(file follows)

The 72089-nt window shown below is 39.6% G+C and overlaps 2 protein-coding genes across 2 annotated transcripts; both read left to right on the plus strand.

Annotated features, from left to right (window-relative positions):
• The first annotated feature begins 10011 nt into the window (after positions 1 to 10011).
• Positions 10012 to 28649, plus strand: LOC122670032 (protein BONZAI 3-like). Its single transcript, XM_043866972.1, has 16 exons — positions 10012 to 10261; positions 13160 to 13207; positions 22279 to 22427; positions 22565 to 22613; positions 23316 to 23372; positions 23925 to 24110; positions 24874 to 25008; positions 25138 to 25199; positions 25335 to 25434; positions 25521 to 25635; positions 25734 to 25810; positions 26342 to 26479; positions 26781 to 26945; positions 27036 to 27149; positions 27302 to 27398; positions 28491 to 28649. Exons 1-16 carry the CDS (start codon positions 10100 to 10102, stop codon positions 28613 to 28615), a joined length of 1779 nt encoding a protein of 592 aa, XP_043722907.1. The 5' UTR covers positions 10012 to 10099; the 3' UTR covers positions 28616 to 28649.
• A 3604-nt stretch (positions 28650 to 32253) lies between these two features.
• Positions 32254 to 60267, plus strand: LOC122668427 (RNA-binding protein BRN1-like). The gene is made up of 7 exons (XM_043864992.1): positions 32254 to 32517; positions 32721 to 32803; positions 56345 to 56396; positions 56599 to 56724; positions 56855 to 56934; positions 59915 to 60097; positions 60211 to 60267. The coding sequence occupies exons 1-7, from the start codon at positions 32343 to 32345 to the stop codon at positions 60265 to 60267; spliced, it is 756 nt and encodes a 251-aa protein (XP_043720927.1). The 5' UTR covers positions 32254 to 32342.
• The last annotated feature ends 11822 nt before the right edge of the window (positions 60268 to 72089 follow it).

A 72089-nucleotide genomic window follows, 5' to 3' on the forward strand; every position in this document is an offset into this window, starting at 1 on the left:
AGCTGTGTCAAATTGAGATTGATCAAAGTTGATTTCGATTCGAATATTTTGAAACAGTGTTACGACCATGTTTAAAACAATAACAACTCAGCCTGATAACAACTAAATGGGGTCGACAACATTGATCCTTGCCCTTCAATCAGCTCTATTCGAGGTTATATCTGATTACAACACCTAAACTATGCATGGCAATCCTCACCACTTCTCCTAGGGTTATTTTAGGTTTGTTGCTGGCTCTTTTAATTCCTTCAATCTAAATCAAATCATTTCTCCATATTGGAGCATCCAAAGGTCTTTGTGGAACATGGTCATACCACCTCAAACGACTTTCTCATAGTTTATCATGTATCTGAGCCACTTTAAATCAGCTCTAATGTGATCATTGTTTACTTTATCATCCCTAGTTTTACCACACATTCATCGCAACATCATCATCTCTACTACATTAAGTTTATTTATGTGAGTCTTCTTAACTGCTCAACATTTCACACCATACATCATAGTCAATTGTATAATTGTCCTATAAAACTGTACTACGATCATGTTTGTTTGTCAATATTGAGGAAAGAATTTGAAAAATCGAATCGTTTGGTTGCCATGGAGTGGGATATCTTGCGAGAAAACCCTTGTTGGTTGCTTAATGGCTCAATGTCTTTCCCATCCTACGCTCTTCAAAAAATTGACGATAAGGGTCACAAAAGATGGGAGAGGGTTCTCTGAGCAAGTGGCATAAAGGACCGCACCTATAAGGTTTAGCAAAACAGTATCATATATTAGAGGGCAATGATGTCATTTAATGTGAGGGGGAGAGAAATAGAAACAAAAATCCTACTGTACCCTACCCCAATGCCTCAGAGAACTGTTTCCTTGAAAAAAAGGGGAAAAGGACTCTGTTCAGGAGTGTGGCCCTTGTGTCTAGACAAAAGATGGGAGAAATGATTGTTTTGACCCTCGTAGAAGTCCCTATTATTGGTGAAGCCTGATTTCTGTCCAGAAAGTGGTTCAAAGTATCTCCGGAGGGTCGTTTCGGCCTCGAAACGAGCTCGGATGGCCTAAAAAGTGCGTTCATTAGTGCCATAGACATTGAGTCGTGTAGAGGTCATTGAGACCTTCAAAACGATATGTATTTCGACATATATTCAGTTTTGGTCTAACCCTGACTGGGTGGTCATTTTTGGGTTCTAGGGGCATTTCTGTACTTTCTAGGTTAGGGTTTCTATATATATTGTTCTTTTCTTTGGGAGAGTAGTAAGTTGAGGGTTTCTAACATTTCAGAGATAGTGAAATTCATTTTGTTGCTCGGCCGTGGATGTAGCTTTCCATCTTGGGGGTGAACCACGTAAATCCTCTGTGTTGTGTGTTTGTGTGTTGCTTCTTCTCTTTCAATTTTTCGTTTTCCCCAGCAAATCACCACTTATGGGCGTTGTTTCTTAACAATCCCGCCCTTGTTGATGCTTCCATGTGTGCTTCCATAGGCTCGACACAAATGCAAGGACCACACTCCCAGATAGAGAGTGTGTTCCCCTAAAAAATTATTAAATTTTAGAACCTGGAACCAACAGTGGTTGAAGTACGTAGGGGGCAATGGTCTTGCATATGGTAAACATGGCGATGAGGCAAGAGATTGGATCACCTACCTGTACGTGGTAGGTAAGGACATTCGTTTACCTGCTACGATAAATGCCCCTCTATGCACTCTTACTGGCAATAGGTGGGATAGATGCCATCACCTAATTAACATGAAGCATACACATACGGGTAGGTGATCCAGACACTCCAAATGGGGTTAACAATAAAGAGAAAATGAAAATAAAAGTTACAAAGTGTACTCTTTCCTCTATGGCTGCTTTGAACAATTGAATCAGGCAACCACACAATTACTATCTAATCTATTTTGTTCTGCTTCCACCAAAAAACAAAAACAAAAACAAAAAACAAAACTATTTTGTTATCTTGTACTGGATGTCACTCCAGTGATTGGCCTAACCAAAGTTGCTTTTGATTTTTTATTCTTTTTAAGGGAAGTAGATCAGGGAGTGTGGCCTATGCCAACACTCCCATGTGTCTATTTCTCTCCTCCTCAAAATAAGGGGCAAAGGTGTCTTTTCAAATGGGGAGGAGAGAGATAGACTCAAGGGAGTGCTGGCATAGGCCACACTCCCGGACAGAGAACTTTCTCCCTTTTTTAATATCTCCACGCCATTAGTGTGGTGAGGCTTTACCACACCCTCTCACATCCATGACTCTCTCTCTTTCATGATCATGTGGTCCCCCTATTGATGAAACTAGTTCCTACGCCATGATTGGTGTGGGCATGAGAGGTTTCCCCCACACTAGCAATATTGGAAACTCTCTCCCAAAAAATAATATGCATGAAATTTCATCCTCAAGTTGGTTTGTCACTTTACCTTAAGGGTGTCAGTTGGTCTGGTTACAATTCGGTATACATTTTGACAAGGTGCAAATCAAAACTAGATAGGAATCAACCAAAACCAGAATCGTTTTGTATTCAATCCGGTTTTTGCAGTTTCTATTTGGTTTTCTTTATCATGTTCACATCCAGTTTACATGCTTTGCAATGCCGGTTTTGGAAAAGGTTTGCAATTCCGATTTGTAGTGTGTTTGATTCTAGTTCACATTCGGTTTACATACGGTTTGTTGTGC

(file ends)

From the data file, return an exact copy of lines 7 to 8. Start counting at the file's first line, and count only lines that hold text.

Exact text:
• The last annotated feature ends 11822 nt before the right edge of the window (positions 60268 to 72089 follow it).

A 72089-nucleotide genomic window follows, 5' to 3' on the forward strand; every position in this document is an offset into this window, starting at 1 on the left: